Oxford jab approval will ‘speed up’ care home vaccinations, says GPs leader


The possible approval of the Oxford University-AstraZeneca vaccine this month could mean that all care home residents will be vaccinated by February, a doctors’ leader has said.

Professor Martin Marshall, chairman of The Royall College of GPs, told Radio 4’s Today programme that the second vaccine would speed up the vaccination programme.

“At the moment we are dealing with this Pfizer vaccine, which is difficult,” Professor Marshall said.

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“On the assumption that we are going to get approval for the AstraZeneca vaccine – which is much more familiar because it is much more like the flu vaccination – we will be able to roll-out at a much faster pace.

“Certainly over the next few weeks and months we expect all care homes to be covered.”

It has been reported that the Oxford University-AstraZeneca vaccine could be approved by the medicines regulator, the MHRA, as soon as 28 or 29 December.

Jeremy Hunt, chairman of the Health Select Committee, said: “It will make a massive difference as the doses we have of the Pfizer vaccine will keep us going until the end of January and I think we’re not getting another shipment until March.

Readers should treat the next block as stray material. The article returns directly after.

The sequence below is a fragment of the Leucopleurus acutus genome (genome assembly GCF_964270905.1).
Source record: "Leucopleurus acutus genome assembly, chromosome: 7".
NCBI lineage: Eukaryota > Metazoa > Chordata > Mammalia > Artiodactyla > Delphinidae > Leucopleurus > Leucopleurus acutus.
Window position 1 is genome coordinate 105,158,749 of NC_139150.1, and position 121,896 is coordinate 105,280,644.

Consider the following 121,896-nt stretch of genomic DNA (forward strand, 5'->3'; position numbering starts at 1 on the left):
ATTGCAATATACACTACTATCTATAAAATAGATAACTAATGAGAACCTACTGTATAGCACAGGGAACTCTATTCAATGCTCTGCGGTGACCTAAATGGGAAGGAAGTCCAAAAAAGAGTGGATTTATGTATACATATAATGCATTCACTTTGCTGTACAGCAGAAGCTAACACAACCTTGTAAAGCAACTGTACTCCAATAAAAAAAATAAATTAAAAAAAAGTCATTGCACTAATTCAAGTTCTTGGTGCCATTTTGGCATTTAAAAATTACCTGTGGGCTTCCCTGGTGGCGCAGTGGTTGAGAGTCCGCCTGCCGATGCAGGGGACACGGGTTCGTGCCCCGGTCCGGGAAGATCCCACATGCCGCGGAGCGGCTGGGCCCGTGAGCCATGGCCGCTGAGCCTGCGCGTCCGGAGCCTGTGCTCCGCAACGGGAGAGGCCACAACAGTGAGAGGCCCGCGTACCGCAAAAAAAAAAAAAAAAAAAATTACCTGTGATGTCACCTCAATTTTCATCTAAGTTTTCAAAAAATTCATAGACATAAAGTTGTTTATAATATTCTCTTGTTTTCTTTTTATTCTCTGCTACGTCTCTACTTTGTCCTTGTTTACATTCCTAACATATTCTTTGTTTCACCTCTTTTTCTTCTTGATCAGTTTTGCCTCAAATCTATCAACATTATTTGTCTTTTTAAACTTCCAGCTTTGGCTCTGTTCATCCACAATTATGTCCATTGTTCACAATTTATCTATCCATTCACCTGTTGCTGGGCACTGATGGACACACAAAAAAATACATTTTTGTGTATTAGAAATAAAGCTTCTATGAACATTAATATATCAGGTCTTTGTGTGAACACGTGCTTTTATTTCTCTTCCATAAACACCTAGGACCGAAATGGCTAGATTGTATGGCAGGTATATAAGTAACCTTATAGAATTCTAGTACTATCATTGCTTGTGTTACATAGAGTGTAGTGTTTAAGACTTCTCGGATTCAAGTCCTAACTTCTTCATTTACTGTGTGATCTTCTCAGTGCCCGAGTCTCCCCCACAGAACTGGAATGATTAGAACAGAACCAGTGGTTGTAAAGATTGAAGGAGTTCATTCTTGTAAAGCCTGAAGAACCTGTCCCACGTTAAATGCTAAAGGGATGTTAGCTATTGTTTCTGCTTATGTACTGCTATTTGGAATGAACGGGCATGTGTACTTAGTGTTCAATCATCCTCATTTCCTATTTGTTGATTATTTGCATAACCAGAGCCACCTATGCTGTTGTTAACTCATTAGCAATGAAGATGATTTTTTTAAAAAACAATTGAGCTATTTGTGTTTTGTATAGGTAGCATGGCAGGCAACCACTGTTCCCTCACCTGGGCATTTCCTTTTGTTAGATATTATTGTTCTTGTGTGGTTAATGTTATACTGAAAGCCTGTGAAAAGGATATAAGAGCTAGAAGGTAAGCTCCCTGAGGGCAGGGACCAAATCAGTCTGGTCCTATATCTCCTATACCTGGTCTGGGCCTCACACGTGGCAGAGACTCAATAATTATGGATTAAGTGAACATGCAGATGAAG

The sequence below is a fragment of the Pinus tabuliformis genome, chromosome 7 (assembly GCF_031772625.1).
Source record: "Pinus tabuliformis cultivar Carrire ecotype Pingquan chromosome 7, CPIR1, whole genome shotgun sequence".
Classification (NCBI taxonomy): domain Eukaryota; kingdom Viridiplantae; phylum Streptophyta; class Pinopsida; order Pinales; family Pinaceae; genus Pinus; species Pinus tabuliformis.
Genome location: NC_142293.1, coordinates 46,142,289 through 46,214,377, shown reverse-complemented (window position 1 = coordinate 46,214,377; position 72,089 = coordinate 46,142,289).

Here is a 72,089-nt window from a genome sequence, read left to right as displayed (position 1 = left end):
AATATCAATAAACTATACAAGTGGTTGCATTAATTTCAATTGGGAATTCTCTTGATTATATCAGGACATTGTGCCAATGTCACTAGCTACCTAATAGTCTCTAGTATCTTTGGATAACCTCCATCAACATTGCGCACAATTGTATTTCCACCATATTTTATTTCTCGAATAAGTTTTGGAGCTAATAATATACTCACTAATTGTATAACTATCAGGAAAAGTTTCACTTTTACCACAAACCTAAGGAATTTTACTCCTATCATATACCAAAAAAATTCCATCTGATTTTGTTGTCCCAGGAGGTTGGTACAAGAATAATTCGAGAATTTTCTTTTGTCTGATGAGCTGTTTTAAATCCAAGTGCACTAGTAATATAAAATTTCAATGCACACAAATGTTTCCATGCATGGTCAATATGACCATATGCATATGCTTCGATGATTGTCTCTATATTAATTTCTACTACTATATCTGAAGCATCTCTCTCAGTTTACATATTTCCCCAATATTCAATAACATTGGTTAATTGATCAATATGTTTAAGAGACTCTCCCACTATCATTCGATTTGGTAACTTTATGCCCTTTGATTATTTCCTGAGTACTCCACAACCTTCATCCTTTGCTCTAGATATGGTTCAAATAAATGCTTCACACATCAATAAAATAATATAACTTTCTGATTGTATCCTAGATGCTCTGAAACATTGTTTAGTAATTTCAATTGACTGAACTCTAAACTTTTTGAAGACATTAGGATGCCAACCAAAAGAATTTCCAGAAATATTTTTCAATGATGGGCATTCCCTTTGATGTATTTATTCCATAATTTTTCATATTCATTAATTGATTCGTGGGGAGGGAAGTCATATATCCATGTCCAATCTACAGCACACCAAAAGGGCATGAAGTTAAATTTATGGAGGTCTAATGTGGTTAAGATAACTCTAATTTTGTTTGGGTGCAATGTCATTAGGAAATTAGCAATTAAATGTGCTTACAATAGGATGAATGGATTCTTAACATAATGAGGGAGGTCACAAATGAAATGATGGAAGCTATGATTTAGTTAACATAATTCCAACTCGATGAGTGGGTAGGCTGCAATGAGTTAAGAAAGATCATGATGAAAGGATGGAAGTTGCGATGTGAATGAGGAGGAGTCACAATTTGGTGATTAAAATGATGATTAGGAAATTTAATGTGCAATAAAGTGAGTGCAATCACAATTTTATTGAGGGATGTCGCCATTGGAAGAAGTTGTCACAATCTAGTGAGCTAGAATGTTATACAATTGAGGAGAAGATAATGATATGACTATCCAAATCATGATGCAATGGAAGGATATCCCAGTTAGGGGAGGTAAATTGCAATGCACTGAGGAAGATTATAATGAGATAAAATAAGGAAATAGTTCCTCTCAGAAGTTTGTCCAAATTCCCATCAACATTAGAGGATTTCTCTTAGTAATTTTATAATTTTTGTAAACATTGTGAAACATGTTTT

“So if we could have that Oxford-AstraZeneca vaccine ready to go in January, we could keep the roll-out going at its current pace.”

A spokesperson for the MHRA said: “Our rolling review of the Oxford/AstraZeneca COVID-19 vaccine is ongoing.

“Our process for approving vaccines is designed to make sure that any COVID-19 vaccine authorised meets the expected high standards of safety, quality and effectiveness.

“Any vaccine must undergo robust clinical trials in line with international standards, with oversight provided by the Medicines and Healthcare products Regulatory Agency (MHRA), and no vaccine would be authorised for supply in the UK unless the expected standards of safety, quality and efficacy are met.”

Tags : Coronavirus

The author Lee Peart

1 Comment

  1. Great news. The pzifer one cannot be given to anyone with allergies. As most older people have allergies to certain drugs and may be on a cocktail of drugs it is possible the Oxford vaccine is safer and therefore can be administered as soo n as possible by in house nurses.
    It is cheaper and can be transported and does not require refrigeration.

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